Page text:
Black Friday phishing attacks, and other cybersecurity news to know this month

Top cybersecurity news: Black Friday phishing emails soar; Australia announces new cybersecurity plan; Ransomware gang ringleader arrested in Ukraine.
Top cybersecurity news: Black Friday phishing emails soar; Australia announces new cybersecurity plan; Ransomware gang ringleader arrested in Ukraine.
Image: REUTERS/Soren Larson
  • This regular round-up brings you key cybersecurity stories from the past month.
  • Top cybersecurity news: Black Friday phishing emails soar; Australia announces new cybersecurity plan; Ransomware gang ringleader arrested in Ukraine.

1. Black Friday phishing emails soar

The annual shopping bonanza that is Black Friday has caused the number of phishing emails to soar. Cybersecurity company Egress reports a 237% increase in emails sent in the first two weeks of November compared to September and October.

Black Friday and Cyber Monday have been a target for cybercriminals for some years with globally recognised brands often being mimicked to encourage clicks.

Ahead of the shopping event, organizations including the UK's National Cyber Security Centre warned consumers to be more vigilant, highlighting how AI technology has enhanced the threat. Last year, shoppers in the UK alone lost £10 million to festive scams.

Number of unique phishing sites detected worldwide from 3rd quarter 2013 to 34th quarter 2022.
The number of phishing sites worldwide is growing rapidly.
Image: Statista

2. Australia announces new cybersecurity plan after breaches

Australia has unveiled a new wide-reaching cybersecurity plan, with the aim of becoming a leader in the cybersecurity space by 2030.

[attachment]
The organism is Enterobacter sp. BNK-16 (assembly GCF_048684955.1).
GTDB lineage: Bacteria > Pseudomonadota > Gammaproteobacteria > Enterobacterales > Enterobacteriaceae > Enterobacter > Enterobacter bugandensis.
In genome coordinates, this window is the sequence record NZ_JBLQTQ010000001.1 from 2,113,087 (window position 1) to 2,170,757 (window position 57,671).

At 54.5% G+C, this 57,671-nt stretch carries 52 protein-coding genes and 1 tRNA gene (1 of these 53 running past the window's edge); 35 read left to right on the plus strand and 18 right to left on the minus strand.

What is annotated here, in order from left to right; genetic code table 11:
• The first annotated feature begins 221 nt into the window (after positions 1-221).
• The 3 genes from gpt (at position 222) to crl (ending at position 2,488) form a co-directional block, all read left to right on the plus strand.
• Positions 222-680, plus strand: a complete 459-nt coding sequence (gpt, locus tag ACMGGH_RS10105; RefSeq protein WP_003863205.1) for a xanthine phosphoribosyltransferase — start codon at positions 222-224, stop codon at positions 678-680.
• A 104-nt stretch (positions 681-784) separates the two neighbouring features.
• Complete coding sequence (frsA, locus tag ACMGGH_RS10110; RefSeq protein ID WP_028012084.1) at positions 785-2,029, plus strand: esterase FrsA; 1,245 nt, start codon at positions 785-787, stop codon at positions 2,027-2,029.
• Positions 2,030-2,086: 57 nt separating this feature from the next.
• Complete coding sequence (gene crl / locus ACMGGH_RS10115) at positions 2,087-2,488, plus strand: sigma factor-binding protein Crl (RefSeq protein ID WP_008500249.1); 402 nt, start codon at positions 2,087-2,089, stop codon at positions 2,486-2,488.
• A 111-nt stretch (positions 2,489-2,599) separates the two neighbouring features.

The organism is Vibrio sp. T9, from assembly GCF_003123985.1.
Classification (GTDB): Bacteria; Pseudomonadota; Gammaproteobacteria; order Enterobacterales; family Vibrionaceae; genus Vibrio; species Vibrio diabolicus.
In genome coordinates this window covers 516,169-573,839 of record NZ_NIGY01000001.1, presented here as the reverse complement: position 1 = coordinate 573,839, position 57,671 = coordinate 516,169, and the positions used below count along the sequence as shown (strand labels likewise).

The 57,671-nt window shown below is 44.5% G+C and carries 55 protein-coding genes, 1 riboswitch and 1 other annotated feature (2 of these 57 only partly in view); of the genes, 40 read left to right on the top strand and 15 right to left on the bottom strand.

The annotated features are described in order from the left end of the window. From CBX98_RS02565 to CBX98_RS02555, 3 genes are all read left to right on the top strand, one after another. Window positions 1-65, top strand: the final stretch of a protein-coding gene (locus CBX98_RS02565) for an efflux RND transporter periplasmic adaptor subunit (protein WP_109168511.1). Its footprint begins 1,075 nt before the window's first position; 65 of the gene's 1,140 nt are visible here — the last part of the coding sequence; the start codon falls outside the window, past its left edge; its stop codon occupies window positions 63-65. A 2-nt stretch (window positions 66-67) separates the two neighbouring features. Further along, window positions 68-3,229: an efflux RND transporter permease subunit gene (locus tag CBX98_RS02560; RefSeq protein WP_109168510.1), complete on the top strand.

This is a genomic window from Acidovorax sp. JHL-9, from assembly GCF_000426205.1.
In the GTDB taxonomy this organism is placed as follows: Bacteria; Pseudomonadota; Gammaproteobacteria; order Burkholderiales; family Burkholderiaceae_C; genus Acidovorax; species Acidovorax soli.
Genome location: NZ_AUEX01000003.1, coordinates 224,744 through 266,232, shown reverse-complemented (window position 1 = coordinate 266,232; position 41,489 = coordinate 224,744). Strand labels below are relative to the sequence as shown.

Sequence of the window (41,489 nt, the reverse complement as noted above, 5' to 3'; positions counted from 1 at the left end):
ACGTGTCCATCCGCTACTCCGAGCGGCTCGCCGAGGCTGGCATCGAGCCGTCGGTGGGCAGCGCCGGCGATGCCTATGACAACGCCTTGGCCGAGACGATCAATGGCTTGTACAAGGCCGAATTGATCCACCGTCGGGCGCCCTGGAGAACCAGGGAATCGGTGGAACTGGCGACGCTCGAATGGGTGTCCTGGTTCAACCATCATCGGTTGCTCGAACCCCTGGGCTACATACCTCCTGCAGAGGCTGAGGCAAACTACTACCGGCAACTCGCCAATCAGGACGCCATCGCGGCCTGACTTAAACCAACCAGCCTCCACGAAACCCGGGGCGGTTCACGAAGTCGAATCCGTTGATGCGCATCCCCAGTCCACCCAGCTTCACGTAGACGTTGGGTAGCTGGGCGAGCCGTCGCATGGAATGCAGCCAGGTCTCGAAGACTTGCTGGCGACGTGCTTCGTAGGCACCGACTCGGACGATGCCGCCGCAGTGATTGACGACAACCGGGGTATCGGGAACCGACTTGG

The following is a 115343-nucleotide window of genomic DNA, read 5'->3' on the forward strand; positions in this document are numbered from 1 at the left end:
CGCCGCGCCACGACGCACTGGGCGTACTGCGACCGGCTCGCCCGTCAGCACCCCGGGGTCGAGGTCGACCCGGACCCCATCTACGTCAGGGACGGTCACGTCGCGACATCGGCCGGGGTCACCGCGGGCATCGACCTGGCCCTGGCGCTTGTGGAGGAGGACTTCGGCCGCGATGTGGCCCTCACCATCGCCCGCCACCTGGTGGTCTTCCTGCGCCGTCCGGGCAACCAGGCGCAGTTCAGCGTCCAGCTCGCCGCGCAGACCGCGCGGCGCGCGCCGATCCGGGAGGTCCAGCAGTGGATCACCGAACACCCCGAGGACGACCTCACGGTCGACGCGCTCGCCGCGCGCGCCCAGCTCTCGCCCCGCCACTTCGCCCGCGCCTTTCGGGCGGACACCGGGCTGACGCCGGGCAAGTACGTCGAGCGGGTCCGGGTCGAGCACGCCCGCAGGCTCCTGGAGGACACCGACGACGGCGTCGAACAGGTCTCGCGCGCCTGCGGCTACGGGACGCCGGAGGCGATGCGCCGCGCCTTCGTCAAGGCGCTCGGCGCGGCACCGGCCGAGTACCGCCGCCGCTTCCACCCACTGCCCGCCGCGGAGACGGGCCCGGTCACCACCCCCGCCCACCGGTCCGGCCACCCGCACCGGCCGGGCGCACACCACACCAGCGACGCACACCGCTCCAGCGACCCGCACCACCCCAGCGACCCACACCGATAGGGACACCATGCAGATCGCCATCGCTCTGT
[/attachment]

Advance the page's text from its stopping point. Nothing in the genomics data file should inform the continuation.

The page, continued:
The country has suffered a number of high-profile breaches in recent months, affecting the personal data of millions of citizens.

The new strategy aims to shift the perception of cybersecurity from a technical issue to something all citizens and businesses can have an impact on. Support will be expanded for small and medium-sized businesses and new provisions to better protect critical infrastructure.

Centre: Cybersecurity

How is the Forum tackling global cybersecurity challenges?

The World Economic Forum's Centre for Cybersecurity at the forefront of addressing global cybersecurity challenges and making the digital world safer for everyone.

Our goal is to enable secure and resilient digital and technological advancements for both individuals and organizations. As an independent and impartial platform, the Centre brings together a diverse range of experts from public and private sectors. We focus on elevating cybersecurity as a key strategic priority and drive collaborative initiatives worldwide to respond effectively to the most pressing security threats in the digital realm.

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3. News in brief: Top cybersecurity stories this month

A man suspected of being the ringleader of a ransomware gang operating in Ukraine has been arrested in a series of raids by police. The gang has allegedly extorted several hundred million dollars from victims in over 70 countries. Four more of the gang's most active players were also arrested, Europol said.